Permanent Residence [Immigration, Part 2]

[This post is part two of two blogs on frequently asked immigration questions]

How do I apply for permanent residence based on my employment?
The United States Citizenship and Immigration Services (USCIS) is the U.S. government agency that manages lawful immigration to the United States. The USCIS must approve an immigrant application (Form I-140) that is completed by your employer. Your employer must apply for a Permanent Labor Certification from the U.S. Department of Labor. The certification shows that your job will not negatively affect the job opportunities or wages of U.S. workers. Getting this certification is not impossible, but may take several months to process.
Then the State Department will give you an immigrant visa number. If you are in the United States, you can apply for permanent resident status when a visa number is available. If you are outside the United States, the local U.S. consulate will let you know when a visa number becomes available.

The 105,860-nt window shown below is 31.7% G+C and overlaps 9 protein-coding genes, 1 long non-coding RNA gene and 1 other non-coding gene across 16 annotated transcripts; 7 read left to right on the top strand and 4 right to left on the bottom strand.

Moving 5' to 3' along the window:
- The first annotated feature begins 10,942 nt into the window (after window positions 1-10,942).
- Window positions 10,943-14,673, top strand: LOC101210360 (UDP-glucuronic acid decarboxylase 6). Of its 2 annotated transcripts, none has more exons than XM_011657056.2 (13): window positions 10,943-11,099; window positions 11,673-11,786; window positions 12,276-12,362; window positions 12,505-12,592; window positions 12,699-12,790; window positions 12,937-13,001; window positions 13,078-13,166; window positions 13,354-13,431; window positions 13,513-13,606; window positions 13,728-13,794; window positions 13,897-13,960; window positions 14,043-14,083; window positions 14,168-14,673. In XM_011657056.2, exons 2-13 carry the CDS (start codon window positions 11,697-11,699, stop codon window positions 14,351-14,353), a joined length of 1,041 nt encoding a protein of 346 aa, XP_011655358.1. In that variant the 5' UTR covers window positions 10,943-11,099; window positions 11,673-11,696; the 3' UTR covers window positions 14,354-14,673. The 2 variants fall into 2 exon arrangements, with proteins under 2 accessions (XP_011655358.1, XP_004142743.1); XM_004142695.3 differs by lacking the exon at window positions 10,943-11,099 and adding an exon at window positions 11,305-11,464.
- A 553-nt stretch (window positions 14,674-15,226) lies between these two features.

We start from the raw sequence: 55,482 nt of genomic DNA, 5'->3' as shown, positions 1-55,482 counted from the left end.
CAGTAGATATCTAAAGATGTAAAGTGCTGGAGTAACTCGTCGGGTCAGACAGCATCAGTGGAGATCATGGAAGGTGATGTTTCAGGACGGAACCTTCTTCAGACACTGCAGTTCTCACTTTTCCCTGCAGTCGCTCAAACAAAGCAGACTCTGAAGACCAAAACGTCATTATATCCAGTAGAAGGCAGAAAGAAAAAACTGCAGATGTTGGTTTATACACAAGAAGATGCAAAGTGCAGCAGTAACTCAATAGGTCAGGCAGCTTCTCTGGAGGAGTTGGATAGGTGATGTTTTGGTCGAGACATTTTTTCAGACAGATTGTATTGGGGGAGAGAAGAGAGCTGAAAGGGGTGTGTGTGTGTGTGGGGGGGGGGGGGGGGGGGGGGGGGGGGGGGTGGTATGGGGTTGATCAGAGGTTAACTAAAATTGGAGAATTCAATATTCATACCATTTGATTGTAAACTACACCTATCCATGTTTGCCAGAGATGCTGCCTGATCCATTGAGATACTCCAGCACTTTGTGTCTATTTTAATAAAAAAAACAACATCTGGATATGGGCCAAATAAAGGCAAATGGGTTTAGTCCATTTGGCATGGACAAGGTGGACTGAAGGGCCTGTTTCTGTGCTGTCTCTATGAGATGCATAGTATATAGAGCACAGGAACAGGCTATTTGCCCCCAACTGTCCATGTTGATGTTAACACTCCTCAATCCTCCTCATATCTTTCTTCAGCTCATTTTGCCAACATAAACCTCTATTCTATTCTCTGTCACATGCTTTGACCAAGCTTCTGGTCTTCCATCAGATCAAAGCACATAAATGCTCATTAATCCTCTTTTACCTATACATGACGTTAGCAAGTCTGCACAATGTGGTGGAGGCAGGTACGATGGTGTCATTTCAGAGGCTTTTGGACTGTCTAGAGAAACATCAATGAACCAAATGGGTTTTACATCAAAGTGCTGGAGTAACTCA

How do I help a relative obtain a green card/become a permanent resident?
If you are a United States citizen, you may file a permanent resident application for a spouse or children. The application form is called the I-130. If you are a citizen age 21 or older, you may also file an application for parents and siblings.
If your petition is approved by the United States Citizenship and Immigration Services (USCIS), your relative must wait in line with other relatives of U.S. citizens, based on the date your petition was filed. For spouses, parents, or unmarried children under the age of 21, there is no waiting line. 
These additional links to the USCIS website may be helpful:
Form I-140, Immigrant Petition for Alien Worker:
Form I-130, Petition for Alien Relative:
If you need help applying for permanent residence, please contact the Santa Barbara Lawyer Referral Service at (805) 569-9400.

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